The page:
matching on maps

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matching on maps

Andreas Schultz-3
Hi,

In the OTP-23 blog entry, there is an example of a illegal map match:

  illegal_example(Key, #{Key := Value}) -> Value.

Can someone explain why the compiler couldn't automatically rewrite that to:

   legal_example(Key, Map) when is_map_key(Key, Map) -> maps:get(Key, Map).

Such a rewrite should be possible whenever there are further restrictions (matches or guards) on the content of Value, right?

Andreas
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Re: matching on maps

Fred Hebert-2
On 05/13, Andreas Schultz wrote:

>In the OTP-23 blog entry, there is an example of a illegal map match:
>
>  illegal_example(Key, #{Key := Value}) -> Value.
>
>Can someone explain why the compiler couldn't automatically rewrite that to:
>
>   legal_example(Key, Map) when is_map_key(Key, Map) -> maps:get(Key, Map).
>
>Such a rewrite should be possible whenever there are further restrictions
>(matches or guards) on the content of Value, right?

I don't think it would be impossible, but it just makes you hit another
barrier rather rapidly:

     tricky(Key, Val, #{Key := Val}) -> numberwang;
     tricky(Key, Val, #{Key := Value}) when Val > Value -> boom;
     tricky(Key, _,   #{Key := Val}) when is_number(Val) -> keep_trying;
     ...

Those can all feel like natural extensions that wouldn't work if the thing you
do is just matching the key through the guards. Anything that wants to do work
with the value can cause problems.

There's also ambiguous definitions of what it means for the `Key' variable to
be bound:

     weird(#{K := _}, #{K := _}) when K == 5 -> ???

Clearly this one represents a big search that doesn't make sense and won't
work the way you could match heads of a list. However `K` is bound in a guard.
Should the compiler be smart enough to handle it and propagate to the match
clause? What if there are more guard options?

Some cases would however be easier to deal with I guess, like:

     weird(Opt=concise, #{Opt := Val}) -> Val

It sounds like `Opt` is clearly bound and shouldn't be confusing!

In all cases I'm guessing here that it's been simpler to simply not allow the
patterns rather than add partial support for a small subset of the potential
matches that could exist.

Regards,
Fred.
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Re: matching on maps

Björn Gustavsson-4
In reply to this post by Andreas Schultz-3
On Wed, May 13, 2020 at 3:09 PM Andreas Schultz
<[hidden email]> wrote:
>
> In the OTP-23 blog entry, there is an example of a illegal map match:
>
>   illegal_example(Key, #{Key := Value}) -> Value.
>
> Can someone explain why the compiler couldn't automatically rewrite that to:
>
>    legal_example(Key, Map) when is_map_key(Key, Map) -> maps:get(Key, Map).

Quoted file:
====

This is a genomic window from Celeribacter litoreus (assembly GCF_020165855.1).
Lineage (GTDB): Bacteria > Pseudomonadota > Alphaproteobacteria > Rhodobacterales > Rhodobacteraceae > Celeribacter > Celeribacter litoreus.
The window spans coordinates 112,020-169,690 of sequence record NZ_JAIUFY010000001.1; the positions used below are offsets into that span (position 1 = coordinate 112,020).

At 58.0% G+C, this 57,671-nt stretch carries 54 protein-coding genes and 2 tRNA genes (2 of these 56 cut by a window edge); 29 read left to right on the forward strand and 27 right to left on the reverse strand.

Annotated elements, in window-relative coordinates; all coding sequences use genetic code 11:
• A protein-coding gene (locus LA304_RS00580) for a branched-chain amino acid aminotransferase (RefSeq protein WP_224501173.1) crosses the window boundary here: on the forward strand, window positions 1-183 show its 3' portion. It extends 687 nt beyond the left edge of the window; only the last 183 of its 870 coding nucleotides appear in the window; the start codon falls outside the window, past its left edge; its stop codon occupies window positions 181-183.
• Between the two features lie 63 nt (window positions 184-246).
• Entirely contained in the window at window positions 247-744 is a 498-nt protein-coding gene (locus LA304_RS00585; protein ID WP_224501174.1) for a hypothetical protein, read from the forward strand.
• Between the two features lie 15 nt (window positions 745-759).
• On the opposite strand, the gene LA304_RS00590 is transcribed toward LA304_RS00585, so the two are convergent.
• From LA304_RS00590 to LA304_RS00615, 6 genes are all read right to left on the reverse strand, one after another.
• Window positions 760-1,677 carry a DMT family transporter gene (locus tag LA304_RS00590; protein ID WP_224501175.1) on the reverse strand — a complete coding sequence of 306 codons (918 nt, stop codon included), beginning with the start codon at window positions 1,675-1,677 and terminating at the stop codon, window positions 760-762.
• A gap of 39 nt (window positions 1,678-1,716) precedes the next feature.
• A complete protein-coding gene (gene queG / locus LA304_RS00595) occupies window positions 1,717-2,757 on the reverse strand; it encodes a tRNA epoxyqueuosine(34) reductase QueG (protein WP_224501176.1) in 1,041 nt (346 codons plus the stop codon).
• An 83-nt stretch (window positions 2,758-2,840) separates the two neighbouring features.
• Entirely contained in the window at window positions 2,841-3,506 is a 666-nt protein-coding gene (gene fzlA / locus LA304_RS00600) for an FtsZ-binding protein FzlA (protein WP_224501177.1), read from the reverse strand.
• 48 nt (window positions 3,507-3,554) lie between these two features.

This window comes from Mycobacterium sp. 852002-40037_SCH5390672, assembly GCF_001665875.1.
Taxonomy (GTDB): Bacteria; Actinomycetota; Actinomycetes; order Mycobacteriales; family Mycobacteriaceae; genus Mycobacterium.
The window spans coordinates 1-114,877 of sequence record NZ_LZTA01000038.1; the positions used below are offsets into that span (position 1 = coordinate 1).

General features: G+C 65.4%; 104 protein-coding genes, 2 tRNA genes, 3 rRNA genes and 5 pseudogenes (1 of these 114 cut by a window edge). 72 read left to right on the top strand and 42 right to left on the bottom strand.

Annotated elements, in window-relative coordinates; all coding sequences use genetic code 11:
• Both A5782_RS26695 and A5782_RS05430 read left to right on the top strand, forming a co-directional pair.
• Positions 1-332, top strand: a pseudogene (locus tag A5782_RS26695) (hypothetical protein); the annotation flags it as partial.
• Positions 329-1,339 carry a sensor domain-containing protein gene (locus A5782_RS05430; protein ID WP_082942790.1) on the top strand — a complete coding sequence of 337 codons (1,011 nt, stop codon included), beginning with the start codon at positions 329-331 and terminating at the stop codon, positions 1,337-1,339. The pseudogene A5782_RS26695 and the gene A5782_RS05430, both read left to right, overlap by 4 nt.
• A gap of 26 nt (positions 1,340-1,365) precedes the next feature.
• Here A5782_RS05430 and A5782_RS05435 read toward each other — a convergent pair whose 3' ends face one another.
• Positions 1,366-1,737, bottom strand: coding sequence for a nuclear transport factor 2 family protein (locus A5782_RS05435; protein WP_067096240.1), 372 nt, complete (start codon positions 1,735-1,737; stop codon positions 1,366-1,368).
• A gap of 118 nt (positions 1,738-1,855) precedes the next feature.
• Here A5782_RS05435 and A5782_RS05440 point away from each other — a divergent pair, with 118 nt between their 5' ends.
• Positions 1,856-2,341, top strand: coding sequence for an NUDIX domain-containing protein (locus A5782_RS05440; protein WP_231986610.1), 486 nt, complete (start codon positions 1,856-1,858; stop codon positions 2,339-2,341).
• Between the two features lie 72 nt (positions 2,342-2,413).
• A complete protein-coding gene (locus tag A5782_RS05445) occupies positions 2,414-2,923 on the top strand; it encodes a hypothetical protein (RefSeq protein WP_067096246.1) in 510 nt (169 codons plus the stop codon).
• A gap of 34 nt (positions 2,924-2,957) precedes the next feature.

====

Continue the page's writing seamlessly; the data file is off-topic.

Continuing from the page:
>

We actually tried to make your example legal. The transformation of
the code that we did was not to rewrite to guards, but to match
arguments or parts of argument in the right order so that variables
that input variables would be bound before being used. (We would do a
topological sort to find the correct order.) For your example, the
transformation would look similar to this:

legal_example(Key, Map) ->
  case Map of
     #{Key := Value} -> Value;
    _ -> error(function_clause, [Key, Map])
  end.

In the prototype implementation, the compiler could compile the
following example:

convoluted(Ref,
       #{ node(Ref) := NodeId, Loop := universal_answer},
       [{NodeId, Size} | T],
       <<Int:(Size*8+length(T)),Loop>>) when is_reference(Ref) ->
    Int.

Things started to fall apart when variables are repeated. Repeated
variables in patterns already have a meaning in Erlang (they should be
the same), so it become tricky to understand to distinguish between
variables being bound or variables being used a binary size or map
key. Here is an example that the prototype couldn't handle:

foo(#{K := K}, K) -> ok.

A human can see that it should be transformed similar to this:

foo(Map, K) ->
  case Map of
    {K := V} when  K =:= V -> ok
  end.

Here are few other examples that should work but the prototype would
refuse to compile (often emitting an incomprehensible error message):

bin2(<<Sz:8,X:Sz>>, <<Y:Sz>>) -> {X,Y}.

repeated_vars(#{K := #{K := K}}, K) -> K.

match_map_bs(#{K1 := {bin,<<Int:Sz>>}, K2 := <<Sz:8>>}, {K1,K2}) -> Int.

Another problem was when example was correctly rejected, the error
message would be confusing.

Because much more work would clearly be needed, we have shelved the
idea for now. Personally, I am not sure that the idea is sound in the
first place. But I am sure of one thing: the implementation would be
very complicated.

/Björn

--
Björn Gustavsson, Erlang/OTP, Ericsson AB